Goromonzi RDC Implements New Regulations Empowering Informal Traders

By Joseph Andrasi

Informal traders in Goromonzi have warmly embraced the recent initiatives introduced by the Goromonzi rural district council, featuring 25 new laws aimed at benefiting them.

This sentiment was expressed during a stakeholders’ meeting convened between the residents and the rural district council.

In addition to these legislative changes, the council has instituted a 30 percent retention fund specifically allocated for the development of modern infrastructure and associated amenities, aligning with their comprehensive master plan.

Darlington Mutakura, a vendor operating in the Majuru business center, expressed gratitude for the responsiveness demonstrated by the authorities.

“Before 2020, many of us believed there was no need in engaging the GRDC and councillors because we felt they consulted us merely as a routine and then they would go ahead and implement what they already had in mind.

“However, having been a part of budget consultation trainings conducted by VISET (Vendors Initiative for Social and Economic Transformation) we got to understand why it was important to attend in our numbers such planning meetings and indeed we are reaping the fruits,” said Mutakura

He highlighted the transformative impact of initiatives like the CivActs program, fostering closer ties between informal traders and GRDC officials.

“We have now forged personal relationships, such that it is easy to approach them when we have any issues,” he said

Furthermore, there are plans to integrate council officials, councillors, and even the GRDC Chair into community WhatsApp groups, enhancing information dissemination and accessibility.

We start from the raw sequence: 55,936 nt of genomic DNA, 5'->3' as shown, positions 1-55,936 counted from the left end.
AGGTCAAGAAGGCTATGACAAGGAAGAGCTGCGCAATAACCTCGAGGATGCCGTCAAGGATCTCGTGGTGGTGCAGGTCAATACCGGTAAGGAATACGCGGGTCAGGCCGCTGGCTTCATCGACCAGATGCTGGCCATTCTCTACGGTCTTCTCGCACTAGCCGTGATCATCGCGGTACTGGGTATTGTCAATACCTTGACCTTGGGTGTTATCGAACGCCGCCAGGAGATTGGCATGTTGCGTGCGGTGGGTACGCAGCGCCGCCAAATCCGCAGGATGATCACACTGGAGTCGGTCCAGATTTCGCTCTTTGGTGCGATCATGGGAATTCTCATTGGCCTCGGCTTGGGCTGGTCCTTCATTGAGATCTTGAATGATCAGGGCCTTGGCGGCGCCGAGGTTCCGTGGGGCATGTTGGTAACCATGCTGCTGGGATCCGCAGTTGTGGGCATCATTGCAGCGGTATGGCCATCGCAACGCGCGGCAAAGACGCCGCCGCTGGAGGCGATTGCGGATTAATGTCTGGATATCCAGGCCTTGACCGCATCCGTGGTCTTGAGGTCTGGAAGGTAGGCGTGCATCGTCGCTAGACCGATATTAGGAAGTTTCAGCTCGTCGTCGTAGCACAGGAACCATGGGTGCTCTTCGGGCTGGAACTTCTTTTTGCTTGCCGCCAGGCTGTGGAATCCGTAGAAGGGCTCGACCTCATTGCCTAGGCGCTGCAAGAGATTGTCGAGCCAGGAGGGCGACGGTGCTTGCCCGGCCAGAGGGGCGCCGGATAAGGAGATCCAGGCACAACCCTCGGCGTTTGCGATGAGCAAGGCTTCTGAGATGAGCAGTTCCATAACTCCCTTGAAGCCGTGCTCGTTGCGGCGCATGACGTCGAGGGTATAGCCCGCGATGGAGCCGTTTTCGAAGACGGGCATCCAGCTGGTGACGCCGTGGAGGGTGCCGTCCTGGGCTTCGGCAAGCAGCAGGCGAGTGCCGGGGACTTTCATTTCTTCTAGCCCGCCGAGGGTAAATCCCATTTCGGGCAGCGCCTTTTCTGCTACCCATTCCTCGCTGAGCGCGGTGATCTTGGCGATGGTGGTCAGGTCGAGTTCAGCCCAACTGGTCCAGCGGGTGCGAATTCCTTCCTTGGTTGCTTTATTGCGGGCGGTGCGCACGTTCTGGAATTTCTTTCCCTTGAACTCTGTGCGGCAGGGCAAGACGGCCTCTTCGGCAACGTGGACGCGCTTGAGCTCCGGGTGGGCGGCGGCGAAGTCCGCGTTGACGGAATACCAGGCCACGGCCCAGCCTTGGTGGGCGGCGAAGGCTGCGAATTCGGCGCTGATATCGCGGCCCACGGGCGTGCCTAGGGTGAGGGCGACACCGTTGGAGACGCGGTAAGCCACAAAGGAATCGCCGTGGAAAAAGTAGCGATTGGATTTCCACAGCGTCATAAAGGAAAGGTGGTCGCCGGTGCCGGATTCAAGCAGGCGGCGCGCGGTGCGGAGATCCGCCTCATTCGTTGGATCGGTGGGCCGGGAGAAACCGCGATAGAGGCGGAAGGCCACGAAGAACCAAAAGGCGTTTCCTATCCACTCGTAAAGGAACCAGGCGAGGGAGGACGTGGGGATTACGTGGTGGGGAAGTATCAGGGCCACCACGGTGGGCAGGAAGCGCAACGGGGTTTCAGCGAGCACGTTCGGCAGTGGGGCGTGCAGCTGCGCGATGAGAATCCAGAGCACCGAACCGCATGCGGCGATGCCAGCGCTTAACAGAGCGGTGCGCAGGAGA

Mutakura shared his personal journey, citing the confidence gained from participating in the CivActs project, which empowered him to contest as an independent candidate in the 2023 elections.

“Even though I lost the election for Ward 17 Councilor, I am happy for the experience it gave me, and believe it will assist me in my future plans,” Mutakura said

He also acknowledged the achievements of fellow CivActs participants, including Mary Nyadome and the late Catherine Mutizwa, who successfully campaigned for positions in School Development Associations, breaking traditional gender barriers prevalent in rural Zimbabwe.

Jabulani Chikomwe, VISET programs manager, underscored the significance of the CivActs program within the broader framework of New Narratives for Accountability in Zimbabwe.

“We are pleased with the impact the project has made in the years we have been operating, as there has been increased responsiveness by the supply side as seen by market construction at Ward 16 and 19, along with access to information, as solution-holders are part of the community WhatsApp groups. There has also been an increase in participation by residents in forums such as full council meetings and budget consultations.

“When we came into the district, we were told that GRDC officials were unapproachable and that it was a waste of time consulting them, however we have since established good working relationships with both the GRDC and local government, as represented by the District Development Coordinator’s office.” Chikomwe said

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